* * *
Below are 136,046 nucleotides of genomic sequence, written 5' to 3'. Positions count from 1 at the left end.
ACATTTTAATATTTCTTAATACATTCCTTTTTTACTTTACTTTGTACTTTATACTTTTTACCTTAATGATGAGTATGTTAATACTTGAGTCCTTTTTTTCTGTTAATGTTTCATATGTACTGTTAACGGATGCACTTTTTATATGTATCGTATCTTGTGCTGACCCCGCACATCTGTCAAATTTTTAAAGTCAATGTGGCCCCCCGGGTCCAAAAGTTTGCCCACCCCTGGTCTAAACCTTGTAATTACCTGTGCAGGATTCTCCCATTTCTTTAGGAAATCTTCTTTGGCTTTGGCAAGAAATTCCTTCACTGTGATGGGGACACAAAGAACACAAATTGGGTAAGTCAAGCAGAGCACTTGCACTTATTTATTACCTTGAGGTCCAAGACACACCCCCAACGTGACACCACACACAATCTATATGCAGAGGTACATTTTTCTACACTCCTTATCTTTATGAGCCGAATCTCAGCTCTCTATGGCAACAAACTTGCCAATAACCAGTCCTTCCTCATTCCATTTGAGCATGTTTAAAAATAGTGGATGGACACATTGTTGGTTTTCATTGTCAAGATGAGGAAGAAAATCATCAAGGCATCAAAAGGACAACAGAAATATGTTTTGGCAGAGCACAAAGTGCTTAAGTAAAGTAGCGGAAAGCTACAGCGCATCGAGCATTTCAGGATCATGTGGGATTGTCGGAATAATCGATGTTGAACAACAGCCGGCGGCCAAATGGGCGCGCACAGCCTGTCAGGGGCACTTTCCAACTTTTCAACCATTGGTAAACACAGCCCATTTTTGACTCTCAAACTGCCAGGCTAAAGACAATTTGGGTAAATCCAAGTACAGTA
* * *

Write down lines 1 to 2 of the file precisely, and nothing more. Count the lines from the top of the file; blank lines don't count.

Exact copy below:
Below are 136,046 nucleotides of genomic sequence, written 5' to 3'. Positions count from 1 at the left end.
ACATTTTAATATTTCTTAATACATTCCTTTTTTACTTTACTTTGTACTTTATACTTTTTACCTTAATGATGAGTATGTTAATACTTGAGTCCTTTTTTTCTGTTAATGTTTCATATGTACTGTTAACGGATGCACTTTTTATATGTATCGTATCTTGTGCTGACCCCGCACATCTGTCAAATTTTTAAAGTCAATGTGGCCCCCCGGGTCCAAAAGTTTGCCCACCCCTGGTCTAAACCTTGTAATTACCTGTGCAGGATTCTCCCATTTCTTTAGGAAATCTTCTTTGGCTTTGGCAAGAAATTCCTTCACTGTGATGGGGACACAAAGAACACAAATTGGGTAAGTCAAGCAGAGCACTTGCACTTATTTATTACCTTGAGGTCCAAGACACACCCCCAACGTGACACCACACACAATCTATATGCAGAGGTACATTTTTCTACACTCCTTATCTTTATGAGCCGAATCTCAGCTCTCTATGGCAACAAACTTGCCAATAACCAGTCCTTCCTCATTCCATTTGAGCATGTTTAAAAATAGTGGATGGACACATTGTTGGTTTTCATTGTCAAGATGAGGAAGAAAATCATCAAGGCATCAAAAGGACAACAGAAATATGTTTTGGCAGAGCACAAAGTGCTTAAGTAAAGTAGCGGAAAGCTACAGCGCATCGAGCATTTCAGGATCATGTGGGATTGTCGGAATAATCGATGTTGAACAACAGCCGGCGGCCAAATGGGCGCGCACAGCCTGTCAGGGGCACTTTCCAACTTTTCAACCATTGGTAAACACAGCCCATTTTTGACTCTCAAACTGCCAGGCTAAAGACAATTTGGGTAAATCCAAGTACAGTA